For those for whom the timing is right, tomorrow’s (14 May afternoon) event gives the interested person an opportunity to watch a discussion in real-time concerning a new hard-law legal “Arrangement” (it is now clear that the document is not so entitled) between the Mainland (presumably the Supreme People’s Court (SPC) and the Hong Kong Special Administrative Region (Hong Kong SAR) on bankruptcy (insolvency) law and learn about relevant recent updates. The document is the Conference Summary [Meeting Minutes] on Procedures for the Mutual Recognition of and Assistance in Insolvency Procedures by the Courts of the Mainland and the Hong Kong SAR (内地与香港特别行政区法院相互认可和协助破产程序的会谈纪要). At the same time, the SPC is releasing an Opinion approving pilot projects to implement the Conference Summary 最高人民法院关于开展认可和协助香港特别行政区破产程序试点工作的意见. A pilot project approach is usual when the SPC wants to test whether procedures are workable before implementing them nationwide.
A social media posting by one of Hong Kong’s leading barristers chambers describes it as the “most momentous cross-border insolvency development in a generation. ” Although it is not so stated, I surmise (by reviewing the press conference announcing the Supplemental Arrangement Concerning Mutual Enforcement of Arbitral Awards between the Mainland and the Hong Kong Special Administrative Region” (the Supplemental Arrangement (关于内地与香港特别行政区相互执行仲裁裁决的补充安排), that the official signing of the new insolvency Arrangement will be held in the morning, after which a press conference will be held. My guess, based on that press conference, is that SPC Vice President Yang Wanming (杨万明副院长) will sign on behalf of the SPC and that Hong Kong SAR Secretary for Justice Teresa Cheng will sign on behalf of the Hong Kong SAR Government. The link to the SPC’s press conference indicates that Vice President Yang Wanming will in fact sign and that Judge Si Yanli will participate in the signing ceremony and the press conference.
According to the social media posting above, Mr. Justice Jonathan Harris, current Companies and Insolvency Judge of Hong Kong’s High Court, will be delivering a keynote speech during the afternoon Forum announced above. My guess (without any factual basis) is that Judge Si Yanli will give a keynote as well. The Arrangement is likely to have involved a great deal of hard work on the part of all involved in the drafting.
Justice Harris’s judgments contain valuable insights into some of Hong Kong’s cross-border insolvency-related issues, such as the intersection between stock exchange listings and insolvency. His decision in the Winding-Up Proceedings of China Huiyuan Juice Group is a good example:
As I explained at the outset of this decision the court is hearing many petitions to wind-up listed companies whose businesses are in the Mainland. Since the court resumed hearings in May more than half the petitions I have heard have involved listed companies. Remarkably petitions to wind-up Hong Kong incorporated companies operating domestic businesses are currently a minority… What is now quite clear is that the use of the group structures I have described present difficulties. It will be useful if I describe these and what I anticipate will be their impact for creditors and shareholders in Hong Kong and other jurisdictions….As will be apparent from this decision the practice has developed of Mainland businesses listing in Hong Kong using corporate vehicles which have no connection with the Mainland, which is commonly the COMI [Center of Main Interest], , or Hong Kong where the business is to be listed. The structure is made more complicated by group architecture which involves inserting between the listed company and the mainland companies at least one, and my impression is commonly more than one, intermediate subsidiary incorporated in a different offshore jurisdiction. As this decision demonstrates this structure creates a significant barrier to steps being taken by creditors and shareholders to enforce rights using the courts of Hong Kong, which is the legal system that they have probably assumed they will be able to access if they need to take steps to enforce their legal rights against a company listed here.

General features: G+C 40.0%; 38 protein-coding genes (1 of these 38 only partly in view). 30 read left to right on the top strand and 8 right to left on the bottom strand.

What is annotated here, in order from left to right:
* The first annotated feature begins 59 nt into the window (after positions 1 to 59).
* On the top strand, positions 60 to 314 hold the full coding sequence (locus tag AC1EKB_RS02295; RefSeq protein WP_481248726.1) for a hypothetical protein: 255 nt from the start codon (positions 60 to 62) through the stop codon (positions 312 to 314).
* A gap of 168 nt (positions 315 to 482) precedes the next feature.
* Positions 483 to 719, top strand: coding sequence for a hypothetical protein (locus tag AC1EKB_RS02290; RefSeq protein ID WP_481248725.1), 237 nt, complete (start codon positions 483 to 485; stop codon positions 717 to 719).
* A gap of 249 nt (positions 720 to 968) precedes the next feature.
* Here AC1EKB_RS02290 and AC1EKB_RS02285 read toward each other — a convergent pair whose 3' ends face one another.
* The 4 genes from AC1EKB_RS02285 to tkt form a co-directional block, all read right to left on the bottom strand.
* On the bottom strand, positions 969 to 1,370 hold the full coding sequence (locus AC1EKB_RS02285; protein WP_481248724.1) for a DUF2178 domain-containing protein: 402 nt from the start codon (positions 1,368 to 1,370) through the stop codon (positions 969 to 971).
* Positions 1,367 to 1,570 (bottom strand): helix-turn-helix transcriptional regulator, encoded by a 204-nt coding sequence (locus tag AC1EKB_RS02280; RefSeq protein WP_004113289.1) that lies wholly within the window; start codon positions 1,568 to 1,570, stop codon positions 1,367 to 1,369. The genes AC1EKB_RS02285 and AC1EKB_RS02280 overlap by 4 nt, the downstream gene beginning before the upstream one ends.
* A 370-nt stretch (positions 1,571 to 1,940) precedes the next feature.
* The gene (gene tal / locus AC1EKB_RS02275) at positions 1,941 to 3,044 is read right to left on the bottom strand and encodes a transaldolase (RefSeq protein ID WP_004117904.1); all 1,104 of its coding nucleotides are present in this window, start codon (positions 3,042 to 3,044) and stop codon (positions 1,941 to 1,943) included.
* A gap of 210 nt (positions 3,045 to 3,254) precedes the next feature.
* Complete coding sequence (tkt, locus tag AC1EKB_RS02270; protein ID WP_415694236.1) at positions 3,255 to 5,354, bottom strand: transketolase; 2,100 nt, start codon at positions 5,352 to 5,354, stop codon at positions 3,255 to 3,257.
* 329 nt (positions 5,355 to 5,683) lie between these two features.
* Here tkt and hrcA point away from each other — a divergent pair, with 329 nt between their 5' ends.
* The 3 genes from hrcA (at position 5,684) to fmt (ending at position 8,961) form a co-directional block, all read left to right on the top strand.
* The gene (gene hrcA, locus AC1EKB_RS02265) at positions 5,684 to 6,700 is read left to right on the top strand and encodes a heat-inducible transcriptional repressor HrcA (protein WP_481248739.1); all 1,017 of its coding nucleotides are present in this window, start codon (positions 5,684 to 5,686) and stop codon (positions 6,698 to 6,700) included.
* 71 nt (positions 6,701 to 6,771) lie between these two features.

As I have previously written, cross-border bankruptcy (insolvency) law is an area of particular focus of the SPC. Phrases in two 2020 SPC Opinions signal this Arrangement. Article 16 of the November 2020 SPC Opinion on Providing Support and Guarantees for Shenzhen to Build Itself into a Pilot Demonstration Zone for Socialism with Chinese Characteristics (最高人民法院关于支持和保障深圳建设中国特色社会主义先行示范区的意见) states:
Promote the establishment of a cross-border bankruptcy recognition and assistance mechanism推动建立跨境破产认可与协助机制.
Additionally, Article 12 of the September 2020 SPC Guiding Opinions on Further Expanding People’s Court Service Safeguards for Expanding the Opening Up to the World (Open Policy Guiding Opinions)) (最高人民法院关于人民法院服务保障进一步扩大对外开放的指导意见) contains the following (translation thanks to Chinalawtranslate):
12. Properly handle cross-border bankruptcy [insolvency], financial, and enforcement cases. Adhere to the principle of equal protection for similar claims, actively participate in and promote the formulation of international treaties on cross-border bankruptcy [insolvency], improve the coordination mechanisms for cross-border bankruptcy [insolvency] and protect the rights and interests of creditors and investors in accordance with the law…12.妥善处理跨境破产、金融、执行案件。 坚持同类债权平等保护原则，积极参与和推动跨境破产国际条约的制定，完善跨境破产协调机制，依法保护债权人和投资人权益。
This single issue illustrates the close reading skills needed to understand SPC Opinions.
Further analysis of the implications of the Arrangement will need to follow its release.